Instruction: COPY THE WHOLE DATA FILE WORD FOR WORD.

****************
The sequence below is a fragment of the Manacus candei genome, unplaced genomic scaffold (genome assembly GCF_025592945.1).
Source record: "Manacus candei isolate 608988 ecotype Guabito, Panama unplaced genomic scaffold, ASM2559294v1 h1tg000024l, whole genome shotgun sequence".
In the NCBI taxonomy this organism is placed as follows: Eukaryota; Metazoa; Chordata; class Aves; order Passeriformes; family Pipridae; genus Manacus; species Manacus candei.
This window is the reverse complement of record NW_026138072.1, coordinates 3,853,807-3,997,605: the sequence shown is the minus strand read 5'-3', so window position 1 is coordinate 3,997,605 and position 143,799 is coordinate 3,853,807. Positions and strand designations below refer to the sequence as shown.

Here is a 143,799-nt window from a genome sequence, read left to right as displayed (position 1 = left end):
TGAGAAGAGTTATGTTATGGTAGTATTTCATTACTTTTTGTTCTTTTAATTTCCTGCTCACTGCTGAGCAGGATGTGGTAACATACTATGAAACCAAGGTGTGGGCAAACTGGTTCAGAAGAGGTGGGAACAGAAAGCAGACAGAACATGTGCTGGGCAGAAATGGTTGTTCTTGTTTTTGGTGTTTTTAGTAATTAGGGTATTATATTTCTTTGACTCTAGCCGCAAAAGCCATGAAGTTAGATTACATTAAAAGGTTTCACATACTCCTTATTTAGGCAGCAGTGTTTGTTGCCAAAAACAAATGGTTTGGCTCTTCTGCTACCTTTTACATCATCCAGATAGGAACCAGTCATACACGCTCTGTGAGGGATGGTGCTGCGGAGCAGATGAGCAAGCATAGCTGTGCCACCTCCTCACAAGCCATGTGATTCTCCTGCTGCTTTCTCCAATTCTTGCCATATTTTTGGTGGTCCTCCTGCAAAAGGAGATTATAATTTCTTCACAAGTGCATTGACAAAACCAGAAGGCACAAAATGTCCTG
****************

The sequence below is a fragment of the Manacus candei genome, unplaced genomic scaffold (genome assembly GCF_025592945.1).
Source record: "Manacus candei isolate 608988 ecotype Guabito, Panama unplaced genomic scaffold, ASM2559294v1 h1tg000024l, whole genome shotgun sequence".
In the NCBI taxonomy this organism is placed as follows: Eukaryota; Metazoa; Chordata; class Aves; order Passeriformes; family Pipridae; genus Manacus; species Manacus candei.
This window is the reverse complement of record NW_026138072.1, coordinates 3,853,807-3,997,605: the sequence shown is the minus strand read 5'-3', so window position 1 is coordinate 3,997,605 and position 143,799 is coordinate 3,853,807. Positions and strand designations below refer to the sequence as shown.

Here is a 143,799-nt window from a genome sequence, read left to right as displayed (position 1 = left end):
TGAGAAGAGTTATGTTATGGTAGTATTTCATTACTTTTTGTTCTTTTAATTTCCTGCTCACTGCTGAGCAGGATGTGGTAACATACTATGAAACCAAGGTGTGGGCAAACTGGTTCAGAAGAGGTGGGAACAGAAAGCAGACAGAACATGTGCTGGGCAGAAATGGTTGTTCTTGTTTTTGGTGTTTTTAGTAATTAGGGTATTATATTTCTTTGACTCTAGCCGCAAAAGCCATGAAGTTAGATTACATTAAAAGGTTTCACATACTCCTTATTTAGGCAGCAGTGTTTGTTGCCAAAAACAAATGGTTTGGCTCTTCTGCTACCTTTTACATCATCCAGATAGGAACCAGTCATACACGCTCTGTGAGGGATGGTGCTGCGGAGCAGATGAGCAAGCATAGCTGTGCCACCTCCTCACAAGCCATGTGATTCTCCTGCTGCTTTCTCCAATTCTTGCCATATTTTTGGTGGTCCTCCTGCAAAAGGAGATTATAATTTCTTCACAAGTGCATTGACAAAACCAGAAGGCACAAAATGTCCTG